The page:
• 1 - Silent Cinema 1895-1930 1
  • Origins and Survival 6
  • Early Cinema 13
  • Transitional Cinema 23
  • The Hollywood Studio System 43
  • The World-Wide Spread of Cinema 53
  • The First World War and the Crisis in Europe 62
  • Tricks and Animation 71
  • Comedy 78
  • Documentary 86
  • Cinema and the Avant-Garde 95
  • Serials 105
  • French Silent Cinema 112
  • Italy- Spectacle and Melodrama 123
  • British Cinema from Hepworth to Hitchcock 130
  • Germany- The Weimar Years 136
  • The Scandinavian Style 151
  • Pre-Revolutionary Russia 159
  • The Soviet Union and the Russian émigrés 162
  • Yiddish Cinema in Europe 174
  • Japan- Before the Great Kanto Earthquake 177
  • Music and the Silent Film 183
  • The Heyday of the Silents 192
  • 2 - Sound Cinema 1930-1960 205
  • The Introduction of Sound 211
  • Hollywood- The Triumph of the Studio System 220
  • Censorship and Self-Regulation 235
  • The Sound of Music 248
  • Technology and Innovation 259
  • Animation 267
  • Cinema and Genre 276
  • The Western 286
  • The Musical 294
  • Crime Movies 304
  • The Fantastic 312
  • Documentary 322
  • Socialism, Fascism, and Democracy 333
  • The Popular Art of French Cinema 344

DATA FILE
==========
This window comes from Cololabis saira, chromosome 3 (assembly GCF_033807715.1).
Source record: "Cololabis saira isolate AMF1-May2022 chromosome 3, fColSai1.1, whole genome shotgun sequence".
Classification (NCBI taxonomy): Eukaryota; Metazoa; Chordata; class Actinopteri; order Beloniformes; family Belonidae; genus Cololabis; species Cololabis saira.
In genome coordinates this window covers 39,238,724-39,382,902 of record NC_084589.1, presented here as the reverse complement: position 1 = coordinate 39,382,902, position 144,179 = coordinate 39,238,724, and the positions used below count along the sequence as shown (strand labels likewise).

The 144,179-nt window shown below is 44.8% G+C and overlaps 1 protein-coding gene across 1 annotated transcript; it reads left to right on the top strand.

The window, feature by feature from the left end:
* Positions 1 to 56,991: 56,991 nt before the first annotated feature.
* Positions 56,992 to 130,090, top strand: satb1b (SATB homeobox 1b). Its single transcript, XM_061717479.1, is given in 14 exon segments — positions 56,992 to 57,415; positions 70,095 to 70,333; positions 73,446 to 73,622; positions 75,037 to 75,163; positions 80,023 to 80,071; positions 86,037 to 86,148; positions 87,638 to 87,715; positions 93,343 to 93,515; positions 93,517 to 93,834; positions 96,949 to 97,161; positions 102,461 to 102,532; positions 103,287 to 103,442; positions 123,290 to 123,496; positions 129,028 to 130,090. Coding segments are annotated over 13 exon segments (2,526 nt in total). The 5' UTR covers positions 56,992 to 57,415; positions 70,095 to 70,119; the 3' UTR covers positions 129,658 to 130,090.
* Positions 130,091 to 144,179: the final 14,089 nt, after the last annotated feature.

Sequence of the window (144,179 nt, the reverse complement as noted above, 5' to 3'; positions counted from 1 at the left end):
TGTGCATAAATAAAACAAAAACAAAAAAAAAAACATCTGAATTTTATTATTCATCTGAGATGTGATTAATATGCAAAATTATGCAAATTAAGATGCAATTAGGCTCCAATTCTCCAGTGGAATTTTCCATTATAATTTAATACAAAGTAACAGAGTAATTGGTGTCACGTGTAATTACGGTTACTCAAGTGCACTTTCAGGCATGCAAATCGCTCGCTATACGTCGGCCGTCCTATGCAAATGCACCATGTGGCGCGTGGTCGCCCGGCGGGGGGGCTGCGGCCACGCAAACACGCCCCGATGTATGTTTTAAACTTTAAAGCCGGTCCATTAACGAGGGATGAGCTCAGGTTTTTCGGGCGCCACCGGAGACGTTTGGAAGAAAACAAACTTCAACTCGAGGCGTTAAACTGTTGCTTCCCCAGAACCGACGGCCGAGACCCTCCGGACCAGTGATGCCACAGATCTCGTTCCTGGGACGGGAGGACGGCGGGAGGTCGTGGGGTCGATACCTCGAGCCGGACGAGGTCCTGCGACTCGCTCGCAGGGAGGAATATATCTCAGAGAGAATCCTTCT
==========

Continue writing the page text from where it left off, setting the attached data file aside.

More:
• Italy from Fascism to Neo-Realism 353
  • Britain at the End of Empire 361
  • Germany- Nazism and after 374
  • East Central Europe before the Second World War 383
  • Soviet Film under Stalin 389
  • Indian Cinema- Origins to Independence 398
  • China before 1949 409
  • The Classical Cinema in Japan 413
  • The Emergence of Australian Film 422
  • Cinema in Latin America 427
  • After the War 436
  • Transformation of the Hollywood System 443
  • Independents and Mavericks 451
  • 3 - The Modern Cinema 1960-1995 461
  • Television and the Film Industry 466
  • The New Hollywood 475
  • New Technologies 483
  • Sex and Sensation 490
  • The Black Presence in American Cinema 497
  • Exploitation and the Mainstream 509
  • Dreams and Nightmares in the Hollywood Blockbuster 516
  • Cinéma-Vérité and the New Documentary 527
  • Avant-Garde Film- The Second Wave 537
  • Animation in the Post-Industrial Era 551
  • Modern Film Music 558
  • Art Cinema 567
  • New Directions in French Cinema 576
  • Italy- Auteurs and after 586
  • Spain after Franco 596
  • British Cinema- The Search for Identity 604
  • The New German Cinema 614
  • East Germany- The Defa Story 627
  • Changing States in East Central Europe 632
  • Russia after the Thaw 640
  • Cinema in the Soviet Republics 651
  • Turkish Cinema 656
  • The Arab World 661
  • The Cinemas of Sub-Saharan Africa 667
  • Iranian Cinema 672
  • India- Filming the Nation 678
  • Indonesian Cinema 690
  • China after the Revolution 693
  • Popular Cinema in Hong Kong 704
  • Taiwanese New Cinema 711
  • The Modernization of Japanese Film 714
  • New Australian Cinema 722
  • New Zealand Cinema 731
  • Canadian Cinema/Cinéma Canadien 731
  • New Cinemas in Latin America 740
  • New Concepts of Cinema 750
  • The Resurgence of Cinema 759
  • Index 785
  • List of Picture Sources 823